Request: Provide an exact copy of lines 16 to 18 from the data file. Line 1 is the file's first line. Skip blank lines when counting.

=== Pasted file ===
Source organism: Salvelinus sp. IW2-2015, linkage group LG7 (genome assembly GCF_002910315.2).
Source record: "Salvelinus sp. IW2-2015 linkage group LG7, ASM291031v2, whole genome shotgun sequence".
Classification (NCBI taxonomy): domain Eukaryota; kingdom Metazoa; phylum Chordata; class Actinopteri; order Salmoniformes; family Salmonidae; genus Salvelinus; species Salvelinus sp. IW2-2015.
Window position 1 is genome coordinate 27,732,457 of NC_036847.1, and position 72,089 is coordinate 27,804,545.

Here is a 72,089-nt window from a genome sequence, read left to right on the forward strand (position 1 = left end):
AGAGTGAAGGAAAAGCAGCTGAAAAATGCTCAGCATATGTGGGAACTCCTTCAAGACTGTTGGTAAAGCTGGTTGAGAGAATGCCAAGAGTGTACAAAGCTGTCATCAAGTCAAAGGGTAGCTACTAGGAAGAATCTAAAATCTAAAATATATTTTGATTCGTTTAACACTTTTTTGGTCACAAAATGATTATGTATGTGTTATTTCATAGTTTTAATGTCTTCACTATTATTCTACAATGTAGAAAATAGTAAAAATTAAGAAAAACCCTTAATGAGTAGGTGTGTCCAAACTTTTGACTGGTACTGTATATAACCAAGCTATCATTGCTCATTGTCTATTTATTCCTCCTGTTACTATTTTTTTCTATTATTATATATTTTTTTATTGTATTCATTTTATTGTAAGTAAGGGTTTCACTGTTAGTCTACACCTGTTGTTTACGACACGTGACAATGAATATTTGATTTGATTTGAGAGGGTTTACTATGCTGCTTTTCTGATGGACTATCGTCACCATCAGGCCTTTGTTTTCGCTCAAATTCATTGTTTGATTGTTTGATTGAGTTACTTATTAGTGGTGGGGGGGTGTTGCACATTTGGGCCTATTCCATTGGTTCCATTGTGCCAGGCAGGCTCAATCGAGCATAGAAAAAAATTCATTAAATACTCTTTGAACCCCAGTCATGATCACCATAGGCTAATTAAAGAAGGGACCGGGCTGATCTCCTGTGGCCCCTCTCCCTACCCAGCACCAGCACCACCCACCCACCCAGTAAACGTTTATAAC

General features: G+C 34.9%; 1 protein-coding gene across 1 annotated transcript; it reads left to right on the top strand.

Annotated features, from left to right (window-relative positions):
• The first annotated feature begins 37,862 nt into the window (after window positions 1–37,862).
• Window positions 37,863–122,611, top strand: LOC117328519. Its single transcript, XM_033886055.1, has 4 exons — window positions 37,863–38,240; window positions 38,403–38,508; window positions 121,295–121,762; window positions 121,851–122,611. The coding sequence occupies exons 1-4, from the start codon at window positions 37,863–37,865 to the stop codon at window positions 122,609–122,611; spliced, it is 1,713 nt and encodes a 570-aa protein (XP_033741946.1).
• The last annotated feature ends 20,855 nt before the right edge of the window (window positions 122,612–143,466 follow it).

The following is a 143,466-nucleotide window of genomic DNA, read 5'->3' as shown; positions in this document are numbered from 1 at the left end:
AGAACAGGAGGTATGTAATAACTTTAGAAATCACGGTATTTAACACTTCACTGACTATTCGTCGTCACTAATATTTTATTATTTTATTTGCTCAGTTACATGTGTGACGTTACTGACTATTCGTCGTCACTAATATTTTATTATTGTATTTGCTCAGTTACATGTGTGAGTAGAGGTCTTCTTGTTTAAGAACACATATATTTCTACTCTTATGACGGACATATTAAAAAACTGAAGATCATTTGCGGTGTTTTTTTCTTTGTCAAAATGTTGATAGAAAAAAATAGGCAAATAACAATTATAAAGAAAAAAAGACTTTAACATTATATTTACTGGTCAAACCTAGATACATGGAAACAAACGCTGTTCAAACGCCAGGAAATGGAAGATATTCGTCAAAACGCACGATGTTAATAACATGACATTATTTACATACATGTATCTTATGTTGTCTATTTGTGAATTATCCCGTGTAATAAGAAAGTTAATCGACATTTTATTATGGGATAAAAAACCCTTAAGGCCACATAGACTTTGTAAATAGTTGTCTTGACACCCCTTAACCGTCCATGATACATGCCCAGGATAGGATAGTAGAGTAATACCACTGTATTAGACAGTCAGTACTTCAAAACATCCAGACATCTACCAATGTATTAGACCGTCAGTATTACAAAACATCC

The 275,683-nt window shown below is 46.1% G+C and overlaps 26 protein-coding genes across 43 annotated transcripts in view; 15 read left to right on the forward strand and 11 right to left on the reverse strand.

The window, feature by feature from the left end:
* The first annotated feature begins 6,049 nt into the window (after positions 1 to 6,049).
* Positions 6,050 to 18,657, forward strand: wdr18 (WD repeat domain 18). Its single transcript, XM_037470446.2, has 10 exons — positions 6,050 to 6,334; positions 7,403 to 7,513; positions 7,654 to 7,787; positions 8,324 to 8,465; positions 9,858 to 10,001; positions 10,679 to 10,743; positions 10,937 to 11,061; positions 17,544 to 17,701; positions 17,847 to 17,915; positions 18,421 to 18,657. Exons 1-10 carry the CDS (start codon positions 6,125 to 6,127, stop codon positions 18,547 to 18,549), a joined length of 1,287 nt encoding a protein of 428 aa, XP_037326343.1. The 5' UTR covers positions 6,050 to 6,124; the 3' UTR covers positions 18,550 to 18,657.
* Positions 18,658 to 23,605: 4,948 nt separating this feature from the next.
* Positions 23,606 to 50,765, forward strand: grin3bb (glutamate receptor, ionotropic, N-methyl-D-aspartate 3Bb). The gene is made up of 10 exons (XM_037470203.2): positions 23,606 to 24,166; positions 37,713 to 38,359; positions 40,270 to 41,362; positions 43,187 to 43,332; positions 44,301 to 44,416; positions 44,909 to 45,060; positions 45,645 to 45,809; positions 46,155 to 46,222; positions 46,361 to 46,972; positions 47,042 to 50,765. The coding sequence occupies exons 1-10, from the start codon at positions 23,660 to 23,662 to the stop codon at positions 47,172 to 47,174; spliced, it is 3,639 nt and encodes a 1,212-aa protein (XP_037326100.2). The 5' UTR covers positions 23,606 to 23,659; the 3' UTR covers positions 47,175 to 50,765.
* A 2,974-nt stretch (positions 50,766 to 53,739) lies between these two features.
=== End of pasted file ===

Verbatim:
* The first annotated feature begins 6,049 nt into the window (after positions 1 to 6,049).
* Positions 6,050 to 18,657, forward strand: wdr18 (WD repeat domain 18). Its single transcript, XM_037470446.2, has 10 exons — positions 6,050 to 6,334; positions 7,403 to 7,513; positions 7,654 to 7,787; positions 8,324 to 8,465; positions 9,858 to 10,001; positions 10,679 to 10,743; positions 10,937 to 11,061; positions 17,544 to 17,701; positions 17,847 to 17,915; positions 18,421 to 18,657. Exons 1-10 carry the CDS (start codon positions 6,125 to 6,127, stop codon positions 18,547 to 18,549), a joined length of 1,287 nt encoding a protein of 428 aa, XP_037326343.1. The 5' UTR covers positions 6,050 to 6,124; the 3' UTR covers positions 18,550 to 18,657.
* Positions 18,658 to 23,605: 4,948 nt separating this feature from the next.